Taking on John Sweeney's McCarthyesque Imposition
12 June 03
MORTON ALEXANDER SPEAKS softly. He fusses with his glasses and new
hearing aids. A program manager with the Washington Department of Social
and Health Services, he handles activities that support child social
work, such as issuing clearances for volunteers and arranging the
holiday gift program.
He's taking on John Sweeney, president of the AFL-CIO, the nation's
largest labor organization.
Next week, Alexander will be in Washington, D.C., to meet with the
executive board of the American Federation of State, County and
Municipal Employees. On behalf of the Washington Federation of State
Employees, he will be asking the board to adopt a resolution seeking
elimination of language added to the AFL-CIO national constitution in 1997.
The specific wording is: "No individual shall be eligible to serve as an
officer, member of the executive board or committee or other governing
body of, or any other committee of, or as a delegate from, or as a
representative, agent or employee of any state central body who
consistently pursues policies and activities directed toward the
achievement of the program or purposes of authoritarianism,
totalitarianism, terrorism and other forces that suppress individual
liberties and freedom of association."
The language amended an earlier version that exorcised communists and
The AFL-CIO international headquartered in Washington, D.C., in 2000
asked the state labor councils to incorporate the wording into their
constitutions. At its convention that year, the Washington council balked.
"It was almost McCarthyesque, some of the stuff that was in it," says
council spokesman David Groves, referring to the Wisconsin senator who
in the early 1950s held anti-communist hearings infamous for witness
abuse and intimidation.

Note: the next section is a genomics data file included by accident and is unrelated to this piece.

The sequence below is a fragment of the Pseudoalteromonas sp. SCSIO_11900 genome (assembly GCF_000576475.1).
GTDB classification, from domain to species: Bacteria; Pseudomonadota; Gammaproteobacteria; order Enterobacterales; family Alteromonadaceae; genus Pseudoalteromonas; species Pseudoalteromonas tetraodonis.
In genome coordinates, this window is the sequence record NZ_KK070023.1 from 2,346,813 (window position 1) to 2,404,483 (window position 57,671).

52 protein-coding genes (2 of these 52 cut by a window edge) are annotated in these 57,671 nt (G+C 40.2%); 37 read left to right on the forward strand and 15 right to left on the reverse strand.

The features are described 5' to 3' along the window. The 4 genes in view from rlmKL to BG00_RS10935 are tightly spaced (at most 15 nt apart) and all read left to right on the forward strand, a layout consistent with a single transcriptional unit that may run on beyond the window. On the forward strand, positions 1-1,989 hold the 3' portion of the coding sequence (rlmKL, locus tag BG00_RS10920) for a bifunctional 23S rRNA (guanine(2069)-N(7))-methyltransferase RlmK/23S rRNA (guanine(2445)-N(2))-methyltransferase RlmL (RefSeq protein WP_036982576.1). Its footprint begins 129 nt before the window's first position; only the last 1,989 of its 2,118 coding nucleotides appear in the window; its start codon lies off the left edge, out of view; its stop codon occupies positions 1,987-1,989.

Other states objected, he says, but "I can't recall any other state made
the stink about it we did."
Stink or not, Alexander says, Sweeney had the last word. He ordered the
language be written into the state constitutions.
The Washington council, having been overruled by Sweeney, last year in
Spokane adopted a resolution calling for individual unions to work the
issue up through their own organizations to executive boards and
national conventions that could put pressure on the AFL-CIO to eliminate
or redraft the amended language.
Enter Alexander, who says he was unaware of the fracas over the
constitution wording until he attended the Spokane convention.
"The people in unions think of unions as actively defending our rights,"
Alexander says. Prohibitions like those written into the AFL-CIO
constitution "are pre-emptive strikes domestically against all
expressions of dissent."
Next week, he counterattacks. If Alexander can convince the AFSCME
executive board the controversial amendment is misguided, board member
and AFSCME union president McEntee can take the message directly to the
AFL-CIO board, and Sweeney.
Alexander finds some irony in what he says is the authoritarian way
state labor councils were forced to adopt language barring supporters of
authoritarianism from holding positions with state unions.
The state labor council called the wording anti-democratic, and members
note that the standards would have banned union activists like Mother
Jones and Cesar Chavez.
Alexander says he does not know what to expect in Washington. Instead of
forwarding the resolution to the AFL-CIO board, the AFSCME executives
could hold it for submission to the next union's national convention, or
reject it outright. A move to put the matter before the 2002 AFSCME
convention was withdrawn because of still-raw sensitivities lingering
from the 9/11 attacks.
The resolute Alexander says it's time to press forward. "I'm a
troublemaker," he says.